It may be recalled that state chief minister, Vilasrao Deshmukh, after the July 26 deluge last year, had also said Mumbais capacity to absorb the load of migrating population was over. Deshmukh, aware that he could not support the demand for a permit system mainly due to constitutional and legal provisions as also political compulsions, however, had also hinted that Mumbais current infrastructure might collapse in future. Nearly 300 families enter the city every day to try their luck.
During the five-year Sena-BJP rule from 1995-99, Thackerays aide and former chief minister Manohar Joshi, had indicated that the government was keen to go in for the permit system. This had created a furore. But neither Thackeray nor the saffron alliance government could do much, even though the BJP-led government was in power at the Centre during 1998-2004.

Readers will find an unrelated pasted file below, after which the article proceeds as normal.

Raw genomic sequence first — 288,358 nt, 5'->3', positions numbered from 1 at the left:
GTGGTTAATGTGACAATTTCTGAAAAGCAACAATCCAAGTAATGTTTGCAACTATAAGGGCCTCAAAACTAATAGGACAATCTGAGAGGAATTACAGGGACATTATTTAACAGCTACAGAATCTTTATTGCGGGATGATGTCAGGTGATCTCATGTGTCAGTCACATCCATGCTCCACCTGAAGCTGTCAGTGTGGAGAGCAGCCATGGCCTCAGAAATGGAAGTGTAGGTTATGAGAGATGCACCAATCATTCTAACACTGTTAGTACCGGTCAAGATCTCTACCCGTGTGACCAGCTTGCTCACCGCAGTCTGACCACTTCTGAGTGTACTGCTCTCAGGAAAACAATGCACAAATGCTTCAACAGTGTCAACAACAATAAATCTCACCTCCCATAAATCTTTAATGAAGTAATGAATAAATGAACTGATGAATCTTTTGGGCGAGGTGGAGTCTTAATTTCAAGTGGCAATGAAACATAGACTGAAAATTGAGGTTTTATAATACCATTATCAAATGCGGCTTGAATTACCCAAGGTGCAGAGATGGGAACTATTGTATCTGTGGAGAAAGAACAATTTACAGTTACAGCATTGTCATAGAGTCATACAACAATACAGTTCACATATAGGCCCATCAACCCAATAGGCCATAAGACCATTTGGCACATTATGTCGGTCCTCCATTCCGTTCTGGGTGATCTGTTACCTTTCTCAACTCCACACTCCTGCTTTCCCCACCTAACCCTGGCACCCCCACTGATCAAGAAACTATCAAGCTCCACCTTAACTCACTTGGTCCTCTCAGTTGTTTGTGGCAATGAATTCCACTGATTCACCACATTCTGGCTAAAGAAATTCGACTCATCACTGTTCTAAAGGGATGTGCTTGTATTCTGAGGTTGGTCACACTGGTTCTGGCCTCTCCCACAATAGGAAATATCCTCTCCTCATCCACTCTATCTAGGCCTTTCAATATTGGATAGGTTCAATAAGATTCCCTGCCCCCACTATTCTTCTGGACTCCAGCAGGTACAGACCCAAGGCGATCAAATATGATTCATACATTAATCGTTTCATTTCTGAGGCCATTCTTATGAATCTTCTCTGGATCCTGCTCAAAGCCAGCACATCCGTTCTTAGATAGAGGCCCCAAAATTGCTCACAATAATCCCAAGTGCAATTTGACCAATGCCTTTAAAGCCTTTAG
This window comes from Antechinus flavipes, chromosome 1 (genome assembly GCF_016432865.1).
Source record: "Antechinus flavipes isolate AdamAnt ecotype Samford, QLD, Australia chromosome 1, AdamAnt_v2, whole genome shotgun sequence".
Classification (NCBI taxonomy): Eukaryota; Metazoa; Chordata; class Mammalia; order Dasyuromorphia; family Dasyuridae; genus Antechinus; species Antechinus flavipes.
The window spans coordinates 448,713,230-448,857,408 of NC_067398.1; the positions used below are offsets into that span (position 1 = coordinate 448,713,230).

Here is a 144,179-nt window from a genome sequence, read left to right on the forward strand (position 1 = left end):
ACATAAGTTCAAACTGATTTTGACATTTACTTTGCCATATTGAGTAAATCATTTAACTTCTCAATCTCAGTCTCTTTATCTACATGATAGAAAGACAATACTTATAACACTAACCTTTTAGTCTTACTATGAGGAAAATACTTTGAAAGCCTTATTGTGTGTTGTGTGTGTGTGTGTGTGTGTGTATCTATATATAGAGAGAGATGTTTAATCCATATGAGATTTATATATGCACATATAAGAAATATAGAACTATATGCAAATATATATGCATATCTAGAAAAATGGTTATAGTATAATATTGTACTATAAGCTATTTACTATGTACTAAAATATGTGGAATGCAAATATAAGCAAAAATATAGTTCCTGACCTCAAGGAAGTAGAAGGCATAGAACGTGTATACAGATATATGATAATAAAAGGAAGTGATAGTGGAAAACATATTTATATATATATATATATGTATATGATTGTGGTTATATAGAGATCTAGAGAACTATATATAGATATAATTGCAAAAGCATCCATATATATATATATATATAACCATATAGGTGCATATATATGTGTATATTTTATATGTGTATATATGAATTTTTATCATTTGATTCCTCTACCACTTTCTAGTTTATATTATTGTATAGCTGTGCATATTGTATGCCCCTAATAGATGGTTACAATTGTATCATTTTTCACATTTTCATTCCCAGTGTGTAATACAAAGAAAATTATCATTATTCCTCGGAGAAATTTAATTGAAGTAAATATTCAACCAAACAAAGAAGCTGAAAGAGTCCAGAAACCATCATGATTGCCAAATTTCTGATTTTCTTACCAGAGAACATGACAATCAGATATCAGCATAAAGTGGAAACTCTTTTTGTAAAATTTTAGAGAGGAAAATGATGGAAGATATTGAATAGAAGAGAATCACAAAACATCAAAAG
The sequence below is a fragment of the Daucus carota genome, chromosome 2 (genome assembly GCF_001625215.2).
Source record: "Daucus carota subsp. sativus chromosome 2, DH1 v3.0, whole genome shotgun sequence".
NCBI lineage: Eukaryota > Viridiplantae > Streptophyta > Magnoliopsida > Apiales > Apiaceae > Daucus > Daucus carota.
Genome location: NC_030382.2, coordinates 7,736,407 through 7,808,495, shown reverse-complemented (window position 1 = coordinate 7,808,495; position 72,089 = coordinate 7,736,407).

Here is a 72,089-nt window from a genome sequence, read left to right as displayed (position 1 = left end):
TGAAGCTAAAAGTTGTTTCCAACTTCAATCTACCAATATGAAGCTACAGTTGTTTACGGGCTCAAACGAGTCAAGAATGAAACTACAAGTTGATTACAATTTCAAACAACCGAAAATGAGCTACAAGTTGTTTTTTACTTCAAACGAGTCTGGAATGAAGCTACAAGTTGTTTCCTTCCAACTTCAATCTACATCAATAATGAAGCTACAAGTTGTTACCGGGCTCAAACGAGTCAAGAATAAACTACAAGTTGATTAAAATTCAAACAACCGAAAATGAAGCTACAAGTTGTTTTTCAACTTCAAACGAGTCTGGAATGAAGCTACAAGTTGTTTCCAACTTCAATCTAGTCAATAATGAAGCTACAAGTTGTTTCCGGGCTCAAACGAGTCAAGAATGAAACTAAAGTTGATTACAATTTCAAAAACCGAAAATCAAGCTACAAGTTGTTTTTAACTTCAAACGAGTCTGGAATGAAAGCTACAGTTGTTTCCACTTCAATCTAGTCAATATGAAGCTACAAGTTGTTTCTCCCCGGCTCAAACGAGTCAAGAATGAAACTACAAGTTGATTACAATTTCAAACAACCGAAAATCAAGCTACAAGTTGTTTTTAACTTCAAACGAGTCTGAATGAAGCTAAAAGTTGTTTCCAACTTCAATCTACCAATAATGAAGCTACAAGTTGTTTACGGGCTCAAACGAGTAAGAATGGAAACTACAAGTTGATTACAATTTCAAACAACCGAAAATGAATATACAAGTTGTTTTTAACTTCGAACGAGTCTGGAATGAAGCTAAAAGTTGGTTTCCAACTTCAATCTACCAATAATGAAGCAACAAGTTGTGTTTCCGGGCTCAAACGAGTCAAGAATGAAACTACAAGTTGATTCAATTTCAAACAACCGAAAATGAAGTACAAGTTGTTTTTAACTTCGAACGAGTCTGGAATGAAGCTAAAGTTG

Thackeray has all along been quite vocal against the influx of Bangladeshi Muslims in a big way in Greater Mumbai. He has been open about his anguish against the community over the years, while clarifying that he was not against any community but against those fueling an anti-India campaign.
This time, the Shiv Sena supremo chose the occasion of the inauguration of the new Shiv Sena Bhavan in north-central Mumbai on Thursday to revive his demand for a permit system for outsiders. His timing is crucial as he has already held the ruling Congress responsible for its appeasement policies and regularising unauthorised constructions to draw political mileage.
The Shiv Sena-BJP combine has been ruling Indias richest civic body for over a decade, which has been their lifeline. With the rebellion by his nephew, Raj, who severed links with Sena to float Maharashtra Navnirman Sena and Thackerays Man Friday, Narayan Rane, ditching him to join the Congress, the Shiv Sena chief is trying to leave nothing to chance this time.